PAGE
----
The Foundation supports research that can lead to the creation of better Parkinson's treatments. Here you can search previously awarded grants by keyword, program name, researcher name, institution or organization name and/or year.
FUNDED GRANTS ( 42)
Research Grant, 2018
Two proteins, PINK1 and parkin, keep cells healthy by breaking down damaged mitochondria, cell's energy generators. This process is known as mitophagy or mitochondrial self-eating. Mutations -- genetic changes -- in PRKN and PINK1 disrupt this process and cause Parkinson's disease (PD). We have developed not only a detailed understanding of these proteins' functions but also metho...
Researchers: J. Wade Harper, PhD
Target Advancement Program, 2017
Homeostasis (balance) of mitochondria, the powerhouses of cells, is crucial for longevity. Accumulation of damaged mitochondria is toxic for cells, which is believed to be one of the triggers that leads to neurodegeneration in Parkinson's disease (PD). We plan to investigate the cellular mechanisms of a mitochondrial safeguard, the protein kinase (enzyme that modifies proteins) PIN...
Researchers: Marius K. Lemberg, Dr Sc
Therapeutic Pipeline Program, 2017
The Parkin protein (encoded by the PARK2 gene that is linked to Parkinson's), has been shown to exert potent neuroprotective effects that could potentially be used to treat Parkinson's disease (PD). Cellivery has developed a recombinant cell-permeable Parkin protein (iCP-Parkin) using macromolecule intracellular transduction technology (MITT), a technique that can deliver active Pa...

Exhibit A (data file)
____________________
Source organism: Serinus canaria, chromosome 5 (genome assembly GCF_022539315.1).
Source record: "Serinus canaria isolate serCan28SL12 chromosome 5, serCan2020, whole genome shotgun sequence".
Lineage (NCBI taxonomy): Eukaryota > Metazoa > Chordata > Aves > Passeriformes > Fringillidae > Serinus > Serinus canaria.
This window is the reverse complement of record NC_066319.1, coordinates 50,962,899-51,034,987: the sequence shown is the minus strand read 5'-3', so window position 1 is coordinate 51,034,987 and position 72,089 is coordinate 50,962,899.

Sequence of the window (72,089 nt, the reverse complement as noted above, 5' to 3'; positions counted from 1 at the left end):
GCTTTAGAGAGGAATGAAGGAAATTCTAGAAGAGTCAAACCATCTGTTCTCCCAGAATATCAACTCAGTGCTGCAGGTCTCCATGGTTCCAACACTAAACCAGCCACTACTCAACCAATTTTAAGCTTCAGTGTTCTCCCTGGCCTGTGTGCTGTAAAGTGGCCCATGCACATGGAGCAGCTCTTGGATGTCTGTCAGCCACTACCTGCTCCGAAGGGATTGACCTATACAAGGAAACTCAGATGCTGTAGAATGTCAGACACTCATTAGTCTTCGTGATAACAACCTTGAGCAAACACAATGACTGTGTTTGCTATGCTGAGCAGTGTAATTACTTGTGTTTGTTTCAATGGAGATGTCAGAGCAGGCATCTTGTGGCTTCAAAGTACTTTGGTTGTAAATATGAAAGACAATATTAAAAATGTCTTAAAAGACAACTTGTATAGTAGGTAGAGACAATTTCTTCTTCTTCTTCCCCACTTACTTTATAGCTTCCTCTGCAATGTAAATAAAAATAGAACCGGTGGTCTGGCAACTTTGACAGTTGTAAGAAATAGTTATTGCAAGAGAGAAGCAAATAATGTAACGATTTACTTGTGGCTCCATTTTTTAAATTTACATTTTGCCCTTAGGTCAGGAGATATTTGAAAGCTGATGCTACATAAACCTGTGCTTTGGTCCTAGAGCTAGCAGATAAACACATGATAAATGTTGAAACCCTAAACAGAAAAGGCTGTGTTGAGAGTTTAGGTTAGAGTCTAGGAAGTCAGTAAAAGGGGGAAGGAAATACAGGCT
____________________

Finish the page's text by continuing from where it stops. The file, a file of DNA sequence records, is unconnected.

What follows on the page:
Research Grant, 2017
Promising Outcomes of Original Grant:
Mitophagy is a cellular process during which damaged mitochondria, or energy generators, are broken down. Mitophagy has been suspected to malfunction in Parkinson's disease (PD), but evidence to support this does not exist. Using our new pre-clinical model, we have proven that mitophagy does take place in healthy brain cells but does not require a series of che...
Researchers: Ian G. Ganley, PhD
Research Grant, 2017
Drawing on the Parkinson's Progression Markers Initiative (PPMI) Data to Link Changes in the PINK1/Parkin Genes with Parkinson's Disease
Two proteins, PINK1 and Parkin, prevent cell death by breaking down damaged mitochondria, cell's energy generators. This process is known as mitophagy. Mutations in PINK1/Parkin genes -- genetic changes that render these proteins unable to perform their function -- cause Parkinson's disease (PD). Failure to remove damaged mitochondria from the cell can start or speed up the course...